Structural and electrical locations: Unfortunately, many kitchen designs are done after the mechanics have been installed. Sometimes existing locations will work with the new plan and other times you'll have to relocate the mechanics. Having a good understanding of how the mechanics work will help you design the space for functionality.

Structural elements: This would include the door, window and skylight locations. In addition, you need to pay close attention to millwork elements, drywall corner treatments, flooring transitions, etc. Also, what rooms adjoin the kitchen? Are these spaces being modified as well? In other words, how do the other rooms in the house interact with the kitchen?

Dimensions: We all know accurate dimensions are very important. Take dimensions of everything, existing conditions as well as proposed dimensions. Always think in three-dimensional space. In other words, everything in the room has width, height and depth.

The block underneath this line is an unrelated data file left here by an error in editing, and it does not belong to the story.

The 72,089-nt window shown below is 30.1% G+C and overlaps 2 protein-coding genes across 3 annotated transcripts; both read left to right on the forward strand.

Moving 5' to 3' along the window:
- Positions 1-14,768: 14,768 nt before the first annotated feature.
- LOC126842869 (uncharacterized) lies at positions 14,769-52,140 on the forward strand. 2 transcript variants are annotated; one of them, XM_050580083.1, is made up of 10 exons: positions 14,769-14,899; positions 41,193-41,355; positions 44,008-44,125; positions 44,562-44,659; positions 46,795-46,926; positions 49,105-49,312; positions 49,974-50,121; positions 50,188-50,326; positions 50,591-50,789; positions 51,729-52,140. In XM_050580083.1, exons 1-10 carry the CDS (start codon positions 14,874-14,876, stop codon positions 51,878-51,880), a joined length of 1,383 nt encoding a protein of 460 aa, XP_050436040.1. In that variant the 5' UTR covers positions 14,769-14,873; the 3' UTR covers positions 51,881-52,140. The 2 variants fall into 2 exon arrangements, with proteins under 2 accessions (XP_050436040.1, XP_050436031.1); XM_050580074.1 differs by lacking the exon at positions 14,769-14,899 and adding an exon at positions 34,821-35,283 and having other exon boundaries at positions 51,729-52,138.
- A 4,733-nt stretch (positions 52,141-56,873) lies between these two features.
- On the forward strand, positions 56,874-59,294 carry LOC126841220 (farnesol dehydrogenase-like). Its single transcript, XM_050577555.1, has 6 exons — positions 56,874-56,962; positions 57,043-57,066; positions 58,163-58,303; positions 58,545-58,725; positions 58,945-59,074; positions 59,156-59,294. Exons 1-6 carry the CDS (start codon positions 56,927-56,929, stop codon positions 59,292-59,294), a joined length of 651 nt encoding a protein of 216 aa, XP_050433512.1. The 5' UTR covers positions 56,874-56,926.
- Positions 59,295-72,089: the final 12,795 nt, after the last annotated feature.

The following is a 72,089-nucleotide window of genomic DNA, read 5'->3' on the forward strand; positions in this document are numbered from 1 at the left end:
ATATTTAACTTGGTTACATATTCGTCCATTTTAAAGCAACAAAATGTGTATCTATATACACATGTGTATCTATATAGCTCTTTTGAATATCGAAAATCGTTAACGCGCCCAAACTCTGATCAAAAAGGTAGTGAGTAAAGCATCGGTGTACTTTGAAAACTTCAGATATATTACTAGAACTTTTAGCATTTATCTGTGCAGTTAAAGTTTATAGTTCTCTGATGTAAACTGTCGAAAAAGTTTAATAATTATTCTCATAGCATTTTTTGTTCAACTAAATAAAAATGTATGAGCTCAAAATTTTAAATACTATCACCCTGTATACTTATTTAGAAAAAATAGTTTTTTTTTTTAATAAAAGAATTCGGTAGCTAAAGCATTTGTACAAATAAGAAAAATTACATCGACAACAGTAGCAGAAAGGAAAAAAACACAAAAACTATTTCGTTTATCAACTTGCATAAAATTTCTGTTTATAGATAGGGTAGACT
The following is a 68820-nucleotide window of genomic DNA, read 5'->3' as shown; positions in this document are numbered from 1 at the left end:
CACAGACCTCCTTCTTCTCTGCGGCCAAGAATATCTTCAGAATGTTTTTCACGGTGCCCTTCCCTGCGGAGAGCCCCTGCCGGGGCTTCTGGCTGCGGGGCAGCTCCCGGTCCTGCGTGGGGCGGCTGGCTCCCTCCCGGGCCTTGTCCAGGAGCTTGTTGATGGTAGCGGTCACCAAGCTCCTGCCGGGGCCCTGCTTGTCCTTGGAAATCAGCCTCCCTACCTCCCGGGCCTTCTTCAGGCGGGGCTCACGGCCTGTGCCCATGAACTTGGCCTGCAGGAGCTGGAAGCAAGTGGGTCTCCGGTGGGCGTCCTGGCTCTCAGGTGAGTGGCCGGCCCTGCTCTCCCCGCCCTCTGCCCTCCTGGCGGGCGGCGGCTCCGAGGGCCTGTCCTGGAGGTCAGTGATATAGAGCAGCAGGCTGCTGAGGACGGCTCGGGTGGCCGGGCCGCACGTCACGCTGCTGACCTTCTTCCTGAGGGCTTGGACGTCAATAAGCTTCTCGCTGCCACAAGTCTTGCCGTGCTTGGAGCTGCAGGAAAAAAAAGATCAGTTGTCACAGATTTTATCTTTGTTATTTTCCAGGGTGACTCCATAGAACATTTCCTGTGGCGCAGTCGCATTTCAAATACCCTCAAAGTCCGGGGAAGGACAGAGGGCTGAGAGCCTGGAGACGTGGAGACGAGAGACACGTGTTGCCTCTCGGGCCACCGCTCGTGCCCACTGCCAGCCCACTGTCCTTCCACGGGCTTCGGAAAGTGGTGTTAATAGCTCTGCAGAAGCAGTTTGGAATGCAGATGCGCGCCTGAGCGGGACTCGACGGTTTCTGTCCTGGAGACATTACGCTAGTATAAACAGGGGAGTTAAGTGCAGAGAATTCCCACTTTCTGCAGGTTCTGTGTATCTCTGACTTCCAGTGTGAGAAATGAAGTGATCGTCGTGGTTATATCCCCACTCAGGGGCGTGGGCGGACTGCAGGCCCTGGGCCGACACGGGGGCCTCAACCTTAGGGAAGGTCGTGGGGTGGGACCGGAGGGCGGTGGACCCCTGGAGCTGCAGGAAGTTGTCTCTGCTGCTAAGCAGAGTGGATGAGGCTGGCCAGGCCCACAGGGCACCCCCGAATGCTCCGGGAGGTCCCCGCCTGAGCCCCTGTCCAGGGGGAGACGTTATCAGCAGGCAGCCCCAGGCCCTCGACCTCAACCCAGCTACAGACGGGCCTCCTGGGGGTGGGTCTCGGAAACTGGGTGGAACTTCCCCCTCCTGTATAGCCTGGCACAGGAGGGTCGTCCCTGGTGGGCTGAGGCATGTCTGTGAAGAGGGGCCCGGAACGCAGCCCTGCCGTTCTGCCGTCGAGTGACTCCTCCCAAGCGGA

After you have assessed the job parameters, you're ready to begin the actual design. But before you start drawing, you need to sit down with your client one more time. Discussing the information you've collected with them before a design is generated could save you both a lot of time and frustration.

David Getts is a certified kitchen designer and owner of David Getts Designer Builder Inc. in Seattle.

This article originally appeared in the December 2010 issue.